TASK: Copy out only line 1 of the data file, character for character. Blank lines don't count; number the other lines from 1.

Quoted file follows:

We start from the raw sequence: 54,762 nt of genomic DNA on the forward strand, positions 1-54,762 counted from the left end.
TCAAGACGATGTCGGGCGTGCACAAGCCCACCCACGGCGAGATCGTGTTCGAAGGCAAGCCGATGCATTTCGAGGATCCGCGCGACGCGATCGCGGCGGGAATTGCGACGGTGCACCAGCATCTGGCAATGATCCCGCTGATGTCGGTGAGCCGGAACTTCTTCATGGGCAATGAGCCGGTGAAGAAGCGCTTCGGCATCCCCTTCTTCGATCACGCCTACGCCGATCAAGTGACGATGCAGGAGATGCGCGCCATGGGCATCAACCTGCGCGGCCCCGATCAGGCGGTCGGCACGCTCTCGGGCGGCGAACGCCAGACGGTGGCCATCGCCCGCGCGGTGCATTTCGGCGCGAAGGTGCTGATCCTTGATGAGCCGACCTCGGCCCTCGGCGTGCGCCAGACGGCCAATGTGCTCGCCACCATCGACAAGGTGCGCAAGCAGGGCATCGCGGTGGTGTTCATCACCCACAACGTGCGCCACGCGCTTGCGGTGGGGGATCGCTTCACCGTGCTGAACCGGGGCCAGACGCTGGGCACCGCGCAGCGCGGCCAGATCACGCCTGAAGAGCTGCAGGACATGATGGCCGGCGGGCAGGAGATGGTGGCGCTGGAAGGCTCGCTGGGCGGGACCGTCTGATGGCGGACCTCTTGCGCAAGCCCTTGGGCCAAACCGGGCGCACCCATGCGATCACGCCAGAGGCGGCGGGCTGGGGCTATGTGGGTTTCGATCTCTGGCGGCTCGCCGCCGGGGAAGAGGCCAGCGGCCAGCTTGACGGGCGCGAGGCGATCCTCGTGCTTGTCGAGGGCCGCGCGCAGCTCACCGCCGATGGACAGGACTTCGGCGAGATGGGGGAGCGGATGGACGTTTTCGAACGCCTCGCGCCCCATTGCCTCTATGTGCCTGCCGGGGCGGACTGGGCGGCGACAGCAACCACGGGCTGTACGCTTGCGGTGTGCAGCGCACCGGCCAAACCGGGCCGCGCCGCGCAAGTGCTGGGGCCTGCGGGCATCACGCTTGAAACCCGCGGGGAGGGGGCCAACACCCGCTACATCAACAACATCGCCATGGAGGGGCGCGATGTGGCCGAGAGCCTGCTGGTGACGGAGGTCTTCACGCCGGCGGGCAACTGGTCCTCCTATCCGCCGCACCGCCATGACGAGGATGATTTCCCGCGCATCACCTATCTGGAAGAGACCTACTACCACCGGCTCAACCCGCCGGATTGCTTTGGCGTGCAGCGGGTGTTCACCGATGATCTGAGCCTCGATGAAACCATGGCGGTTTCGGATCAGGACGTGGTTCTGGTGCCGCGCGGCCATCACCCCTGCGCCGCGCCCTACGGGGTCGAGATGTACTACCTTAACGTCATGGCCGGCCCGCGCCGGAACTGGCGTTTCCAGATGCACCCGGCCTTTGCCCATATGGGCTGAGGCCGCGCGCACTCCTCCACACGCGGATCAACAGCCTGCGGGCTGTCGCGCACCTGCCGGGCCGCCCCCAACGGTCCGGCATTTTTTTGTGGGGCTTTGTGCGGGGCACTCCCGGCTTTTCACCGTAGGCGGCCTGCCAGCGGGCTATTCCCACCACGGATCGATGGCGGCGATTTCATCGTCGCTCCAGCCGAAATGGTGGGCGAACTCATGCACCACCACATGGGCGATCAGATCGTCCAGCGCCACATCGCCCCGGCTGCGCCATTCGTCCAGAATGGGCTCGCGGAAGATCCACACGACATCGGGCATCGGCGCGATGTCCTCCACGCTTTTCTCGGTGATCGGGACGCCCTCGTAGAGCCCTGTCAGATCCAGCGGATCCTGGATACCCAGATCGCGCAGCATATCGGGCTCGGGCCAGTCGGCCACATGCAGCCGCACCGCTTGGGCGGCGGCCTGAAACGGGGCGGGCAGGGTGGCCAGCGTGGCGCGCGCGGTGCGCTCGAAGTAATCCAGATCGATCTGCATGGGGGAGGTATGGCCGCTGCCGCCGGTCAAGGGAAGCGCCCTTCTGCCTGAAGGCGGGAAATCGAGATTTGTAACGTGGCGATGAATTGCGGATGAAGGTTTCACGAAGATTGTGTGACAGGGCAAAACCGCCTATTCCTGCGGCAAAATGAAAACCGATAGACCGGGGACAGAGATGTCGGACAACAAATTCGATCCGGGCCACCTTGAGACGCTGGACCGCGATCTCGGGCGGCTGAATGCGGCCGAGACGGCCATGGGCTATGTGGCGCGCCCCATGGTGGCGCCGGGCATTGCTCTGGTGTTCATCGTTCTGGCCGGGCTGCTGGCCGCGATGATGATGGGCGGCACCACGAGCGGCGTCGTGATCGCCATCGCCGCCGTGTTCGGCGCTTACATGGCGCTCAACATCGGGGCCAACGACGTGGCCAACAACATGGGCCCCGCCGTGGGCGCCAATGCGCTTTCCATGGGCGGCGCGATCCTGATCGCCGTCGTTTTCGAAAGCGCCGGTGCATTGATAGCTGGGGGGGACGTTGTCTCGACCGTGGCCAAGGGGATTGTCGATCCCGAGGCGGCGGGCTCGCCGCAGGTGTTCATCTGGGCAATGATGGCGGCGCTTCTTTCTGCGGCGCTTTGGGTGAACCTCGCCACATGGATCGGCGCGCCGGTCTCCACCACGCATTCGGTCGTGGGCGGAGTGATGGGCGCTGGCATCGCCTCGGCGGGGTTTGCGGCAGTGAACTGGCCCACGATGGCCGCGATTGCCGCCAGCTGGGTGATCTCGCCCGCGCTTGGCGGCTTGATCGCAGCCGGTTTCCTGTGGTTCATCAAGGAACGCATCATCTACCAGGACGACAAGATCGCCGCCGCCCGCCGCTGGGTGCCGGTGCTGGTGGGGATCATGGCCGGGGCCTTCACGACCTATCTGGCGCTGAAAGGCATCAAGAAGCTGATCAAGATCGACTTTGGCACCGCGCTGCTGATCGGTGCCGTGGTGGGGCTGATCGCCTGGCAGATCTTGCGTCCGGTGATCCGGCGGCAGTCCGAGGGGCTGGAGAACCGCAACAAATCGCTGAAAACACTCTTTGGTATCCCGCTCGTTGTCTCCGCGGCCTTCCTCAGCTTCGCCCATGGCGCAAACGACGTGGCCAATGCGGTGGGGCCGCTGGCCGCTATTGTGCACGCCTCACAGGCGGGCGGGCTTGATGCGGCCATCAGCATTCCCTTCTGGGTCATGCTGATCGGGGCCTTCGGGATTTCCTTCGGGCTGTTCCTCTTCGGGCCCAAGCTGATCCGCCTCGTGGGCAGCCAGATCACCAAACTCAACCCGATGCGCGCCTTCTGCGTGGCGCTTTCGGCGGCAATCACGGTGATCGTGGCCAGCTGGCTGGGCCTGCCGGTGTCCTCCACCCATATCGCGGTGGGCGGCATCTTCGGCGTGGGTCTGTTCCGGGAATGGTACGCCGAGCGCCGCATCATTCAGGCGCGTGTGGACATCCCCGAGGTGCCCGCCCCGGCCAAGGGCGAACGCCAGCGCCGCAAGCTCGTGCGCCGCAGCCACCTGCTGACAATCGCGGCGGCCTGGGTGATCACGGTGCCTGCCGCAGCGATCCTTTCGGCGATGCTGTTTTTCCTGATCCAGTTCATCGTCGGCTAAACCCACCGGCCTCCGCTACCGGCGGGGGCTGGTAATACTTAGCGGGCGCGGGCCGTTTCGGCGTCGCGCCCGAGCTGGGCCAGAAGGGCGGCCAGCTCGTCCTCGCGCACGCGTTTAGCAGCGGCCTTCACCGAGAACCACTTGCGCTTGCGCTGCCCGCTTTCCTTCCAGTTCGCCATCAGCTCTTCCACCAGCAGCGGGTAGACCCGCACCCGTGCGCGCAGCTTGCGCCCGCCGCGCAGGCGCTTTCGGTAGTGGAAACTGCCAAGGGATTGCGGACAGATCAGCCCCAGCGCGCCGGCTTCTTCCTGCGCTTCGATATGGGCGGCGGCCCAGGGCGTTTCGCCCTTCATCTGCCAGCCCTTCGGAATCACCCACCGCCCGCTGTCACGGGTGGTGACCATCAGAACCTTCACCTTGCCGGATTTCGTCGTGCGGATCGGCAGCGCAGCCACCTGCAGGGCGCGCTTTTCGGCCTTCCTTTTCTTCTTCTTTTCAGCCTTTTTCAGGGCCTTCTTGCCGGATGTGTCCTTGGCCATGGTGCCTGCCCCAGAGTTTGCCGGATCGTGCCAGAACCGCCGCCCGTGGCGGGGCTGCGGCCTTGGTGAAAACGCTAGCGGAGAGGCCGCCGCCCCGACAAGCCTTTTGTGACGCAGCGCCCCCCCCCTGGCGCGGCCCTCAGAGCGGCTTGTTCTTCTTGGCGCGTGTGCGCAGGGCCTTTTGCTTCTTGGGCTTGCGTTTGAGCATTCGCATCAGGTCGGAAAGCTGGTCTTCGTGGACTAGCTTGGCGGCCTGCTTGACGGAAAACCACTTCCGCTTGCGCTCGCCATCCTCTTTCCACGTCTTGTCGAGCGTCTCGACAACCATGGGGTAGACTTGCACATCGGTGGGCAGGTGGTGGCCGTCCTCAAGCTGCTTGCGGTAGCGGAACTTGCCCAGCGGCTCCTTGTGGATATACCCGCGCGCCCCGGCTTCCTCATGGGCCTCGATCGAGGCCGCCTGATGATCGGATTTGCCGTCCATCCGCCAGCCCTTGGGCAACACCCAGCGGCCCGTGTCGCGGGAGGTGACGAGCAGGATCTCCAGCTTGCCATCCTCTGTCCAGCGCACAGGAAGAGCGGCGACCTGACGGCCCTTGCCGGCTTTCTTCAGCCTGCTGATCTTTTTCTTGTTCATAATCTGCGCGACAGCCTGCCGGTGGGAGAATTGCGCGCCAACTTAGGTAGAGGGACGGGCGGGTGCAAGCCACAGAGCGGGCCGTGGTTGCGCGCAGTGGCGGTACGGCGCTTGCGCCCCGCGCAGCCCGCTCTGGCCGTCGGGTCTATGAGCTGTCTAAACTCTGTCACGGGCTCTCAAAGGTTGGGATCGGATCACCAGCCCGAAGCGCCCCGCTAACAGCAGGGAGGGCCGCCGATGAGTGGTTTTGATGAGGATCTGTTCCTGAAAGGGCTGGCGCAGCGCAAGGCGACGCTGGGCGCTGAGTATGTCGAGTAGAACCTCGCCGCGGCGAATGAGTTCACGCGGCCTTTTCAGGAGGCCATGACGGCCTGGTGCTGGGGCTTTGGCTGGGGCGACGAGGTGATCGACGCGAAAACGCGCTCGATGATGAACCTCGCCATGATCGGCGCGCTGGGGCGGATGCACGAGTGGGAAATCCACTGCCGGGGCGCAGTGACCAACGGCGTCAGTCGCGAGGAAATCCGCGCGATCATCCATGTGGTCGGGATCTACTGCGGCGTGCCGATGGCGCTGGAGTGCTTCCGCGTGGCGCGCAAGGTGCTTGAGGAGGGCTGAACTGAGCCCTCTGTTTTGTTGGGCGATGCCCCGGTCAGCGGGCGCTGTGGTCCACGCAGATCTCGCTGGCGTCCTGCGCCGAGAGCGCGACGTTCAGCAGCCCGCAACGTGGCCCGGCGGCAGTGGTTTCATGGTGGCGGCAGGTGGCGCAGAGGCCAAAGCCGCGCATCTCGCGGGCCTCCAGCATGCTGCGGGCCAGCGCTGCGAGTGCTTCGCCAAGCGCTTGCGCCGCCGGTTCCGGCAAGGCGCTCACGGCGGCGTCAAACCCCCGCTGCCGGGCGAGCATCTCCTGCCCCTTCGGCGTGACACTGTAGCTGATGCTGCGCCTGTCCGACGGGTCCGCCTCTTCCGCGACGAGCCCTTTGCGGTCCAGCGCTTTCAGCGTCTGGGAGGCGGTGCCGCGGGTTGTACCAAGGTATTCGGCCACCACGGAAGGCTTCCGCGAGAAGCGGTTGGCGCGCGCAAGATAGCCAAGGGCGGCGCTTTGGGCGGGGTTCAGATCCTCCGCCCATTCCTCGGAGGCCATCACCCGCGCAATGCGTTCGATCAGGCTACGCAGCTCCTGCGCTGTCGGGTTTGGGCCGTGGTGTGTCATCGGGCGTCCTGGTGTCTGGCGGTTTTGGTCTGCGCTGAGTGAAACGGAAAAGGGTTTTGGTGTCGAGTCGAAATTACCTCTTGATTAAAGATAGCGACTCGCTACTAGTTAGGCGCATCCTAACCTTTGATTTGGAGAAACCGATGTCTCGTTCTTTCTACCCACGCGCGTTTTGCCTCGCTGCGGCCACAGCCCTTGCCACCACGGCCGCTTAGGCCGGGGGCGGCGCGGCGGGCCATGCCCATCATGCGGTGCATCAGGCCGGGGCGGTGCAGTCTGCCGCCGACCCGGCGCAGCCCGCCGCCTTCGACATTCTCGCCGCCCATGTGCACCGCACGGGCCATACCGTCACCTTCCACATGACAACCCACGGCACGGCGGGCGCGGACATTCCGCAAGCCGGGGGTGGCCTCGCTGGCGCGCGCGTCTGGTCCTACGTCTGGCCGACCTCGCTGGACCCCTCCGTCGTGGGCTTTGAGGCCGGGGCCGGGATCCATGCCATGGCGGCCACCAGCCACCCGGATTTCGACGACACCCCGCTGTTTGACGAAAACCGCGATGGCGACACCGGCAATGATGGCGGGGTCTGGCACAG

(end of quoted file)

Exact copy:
We start from the raw sequence: 54,762 nt of genomic DNA on the forward strand, positions 1-54,762 counted from the left end.